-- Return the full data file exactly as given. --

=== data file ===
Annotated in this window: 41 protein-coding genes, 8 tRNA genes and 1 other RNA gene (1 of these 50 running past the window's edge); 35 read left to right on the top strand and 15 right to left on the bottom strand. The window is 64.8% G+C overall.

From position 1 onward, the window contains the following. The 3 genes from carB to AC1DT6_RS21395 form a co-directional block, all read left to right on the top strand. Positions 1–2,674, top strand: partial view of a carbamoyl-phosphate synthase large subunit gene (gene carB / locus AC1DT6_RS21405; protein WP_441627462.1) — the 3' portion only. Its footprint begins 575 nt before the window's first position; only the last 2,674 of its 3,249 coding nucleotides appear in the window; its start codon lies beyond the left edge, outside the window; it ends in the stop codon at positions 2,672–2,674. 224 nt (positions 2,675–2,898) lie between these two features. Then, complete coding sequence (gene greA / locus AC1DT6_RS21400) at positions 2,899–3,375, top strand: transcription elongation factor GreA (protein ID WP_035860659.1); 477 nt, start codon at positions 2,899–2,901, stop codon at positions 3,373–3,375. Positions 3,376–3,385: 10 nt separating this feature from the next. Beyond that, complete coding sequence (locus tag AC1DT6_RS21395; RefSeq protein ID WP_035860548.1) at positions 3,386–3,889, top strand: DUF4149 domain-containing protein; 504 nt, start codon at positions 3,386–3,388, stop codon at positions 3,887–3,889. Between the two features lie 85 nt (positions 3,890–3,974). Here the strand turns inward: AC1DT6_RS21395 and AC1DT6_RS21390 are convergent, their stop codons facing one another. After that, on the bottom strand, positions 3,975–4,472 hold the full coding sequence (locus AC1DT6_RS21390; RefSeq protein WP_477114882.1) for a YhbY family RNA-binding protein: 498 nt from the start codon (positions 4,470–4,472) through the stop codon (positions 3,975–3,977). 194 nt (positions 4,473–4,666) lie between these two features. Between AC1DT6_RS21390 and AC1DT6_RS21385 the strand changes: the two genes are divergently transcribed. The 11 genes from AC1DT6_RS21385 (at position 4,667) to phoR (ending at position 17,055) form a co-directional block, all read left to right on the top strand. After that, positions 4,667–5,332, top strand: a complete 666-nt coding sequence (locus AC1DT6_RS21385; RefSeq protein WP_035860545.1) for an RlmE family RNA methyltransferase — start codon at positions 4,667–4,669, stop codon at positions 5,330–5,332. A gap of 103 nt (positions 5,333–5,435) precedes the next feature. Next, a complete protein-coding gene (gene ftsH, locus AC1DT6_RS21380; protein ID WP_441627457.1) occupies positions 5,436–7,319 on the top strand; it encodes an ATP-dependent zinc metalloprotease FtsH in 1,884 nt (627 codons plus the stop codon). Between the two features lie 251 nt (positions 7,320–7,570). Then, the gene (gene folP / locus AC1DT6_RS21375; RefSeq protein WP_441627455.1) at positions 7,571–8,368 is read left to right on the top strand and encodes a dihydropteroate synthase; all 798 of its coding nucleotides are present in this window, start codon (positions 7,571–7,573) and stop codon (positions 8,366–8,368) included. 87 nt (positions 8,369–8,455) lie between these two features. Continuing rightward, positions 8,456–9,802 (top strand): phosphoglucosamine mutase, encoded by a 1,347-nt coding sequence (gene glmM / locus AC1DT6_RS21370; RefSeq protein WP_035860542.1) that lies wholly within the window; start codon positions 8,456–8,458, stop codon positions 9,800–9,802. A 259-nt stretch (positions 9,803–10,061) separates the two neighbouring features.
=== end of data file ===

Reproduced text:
Annotated in this window: 41 protein-coding genes, 8 tRNA genes and 1 other RNA gene (1 of these 50 running past the window's edge); 35 read left to right on the top strand and 15 right to left on the bottom strand. The window is 64.8% G+C overall.

From position 1 onward, the window contains the following. The 3 genes from carB to AC1DT6_RS21395 form a co-directional block, all read left to right on the top strand. Positions 1–2,674, top strand: partial view of a carbamoyl-phosphate synthase large subunit gene (gene carB / locus AC1DT6_RS21405; protein WP_441627462.1) — the 3' portion only. Its footprint begins 575 nt before the window's first position; only the last 2,674 of its 3,249 coding nucleotides appear in the window; its start codon lies beyond the left edge, outside the window; it ends in the stop codon at positions 2,672–2,674. 224 nt (positions 2,675–2,898) lie between these two features. Then, complete coding sequence (gene greA / locus AC1DT6_RS21400) at positions 2,899–3,375, top strand: transcription elongation factor GreA (protein ID WP_035860659.1); 477 nt, start codon at positions 2,899–2,901, stop codon at positions 3,373–3,375. Positions 3,376–3,385: 10 nt separating this feature from the next. Beyond that, complete coding sequence (locus tag AC1DT6_RS21395; RefSeq protein ID WP_035860548.1) at positions 3,386–3,889, top strand: DUF4149 domain-containing protein; 504 nt, start codon at positions 3,386–3,388, stop codon at positions 3,887–3,889. Between the two features lie 85 nt (positions 3,890–3,974). Here the strand turns inward: AC1DT6_RS21395 and AC1DT6_RS21390 are convergent, their stop codons facing one another. After that, on the bottom strand, positions 3,975–4,472 hold the full coding sequence (locus AC1DT6_RS21390; RefSeq protein WP_477114882.1) for a YhbY family RNA-binding protein: 498 nt from the start codon (positions 4,470–4,472) through the stop codon (positions 3,975–3,977). 194 nt (positions 4,473–4,666) lie between these two features. Between AC1DT6_RS21390 and AC1DT6_RS21385 the strand changes: the two genes are divergently transcribed. The 11 genes from AC1DT6_RS21385 (at position 4,667) to phoR (ending at position 17,055) form a co-directional block, all read left to right on the top strand. After that, positions 4,667–5,332, top strand: a complete 666-nt coding sequence (locus AC1DT6_RS21385; RefSeq protein WP_035860545.1) for an RlmE family RNA methyltransferase — start codon at positions 4,667–4,669, stop codon at positions 5,330–5,332. A gap of 103 nt (positions 5,333–5,435) precedes the next feature. Next, a complete protein-coding gene (gene ftsH, locus AC1DT6_RS21380; protein ID WP_441627457.1) occupies positions 5,436–7,319 on the top strand; it encodes an ATP-dependent zinc metalloprotease FtsH in 1,884 nt (627 codons plus the stop codon). Between the two features lie 251 nt (positions 7,320–7,570). Then, the gene (gene folP / locus AC1DT6_RS21375; RefSeq protein WP_441627455.1) at positions 7,571–8,368 is read left to right on the top strand and encodes a dihydropteroate synthase; all 798 of its coding nucleotides are present in this window, start codon (positions 7,571–7,573) and stop codon (positions 8,366–8,368) included. 87 nt (positions 8,369–8,455) lie between these two features. Continuing rightward, positions 8,456–9,802 (top strand): phosphoglucosamine mutase, encoded by a 1,347-nt coding sequence (gene glmM / locus AC1DT6_RS21370; RefSeq protein WP_035860542.1) that lies wholly within the window; start codon positions 8,456–8,458, stop codon positions 9,800–9,802. A 259-nt stretch (positions 9,803–10,061) separates the two neighbouring features.